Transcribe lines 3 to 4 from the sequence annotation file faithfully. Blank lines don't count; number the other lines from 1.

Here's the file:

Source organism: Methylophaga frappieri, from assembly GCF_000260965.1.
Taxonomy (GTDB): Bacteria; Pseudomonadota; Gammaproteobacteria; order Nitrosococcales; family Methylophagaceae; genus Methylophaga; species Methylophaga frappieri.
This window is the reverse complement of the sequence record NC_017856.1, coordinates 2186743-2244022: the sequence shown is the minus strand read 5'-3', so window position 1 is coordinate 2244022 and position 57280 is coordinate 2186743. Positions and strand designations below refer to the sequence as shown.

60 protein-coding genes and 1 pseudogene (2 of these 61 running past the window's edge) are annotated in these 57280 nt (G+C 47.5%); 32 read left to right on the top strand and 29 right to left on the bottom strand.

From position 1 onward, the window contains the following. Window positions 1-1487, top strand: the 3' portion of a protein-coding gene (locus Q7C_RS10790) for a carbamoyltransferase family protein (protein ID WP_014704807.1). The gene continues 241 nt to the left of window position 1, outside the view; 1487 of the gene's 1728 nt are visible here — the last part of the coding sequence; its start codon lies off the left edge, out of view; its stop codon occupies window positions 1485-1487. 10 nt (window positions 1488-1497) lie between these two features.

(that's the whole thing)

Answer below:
This window is the reverse complement of the sequence record NC_017856.1, coordinates 2186743-2244022: the sequence shown is the minus strand read 5'-3', so window position 1 is coordinate 2244022 and position 57280 is coordinate 2186743. Positions and strand designations below refer to the sequence as shown.

60 protein-coding genes and 1 pseudogene (2 of these 61 running past the window's edge) are annotated in these 57280 nt (G+C 47.5%); 32 read left to right on the top strand and 29 right to left on the bottom strand.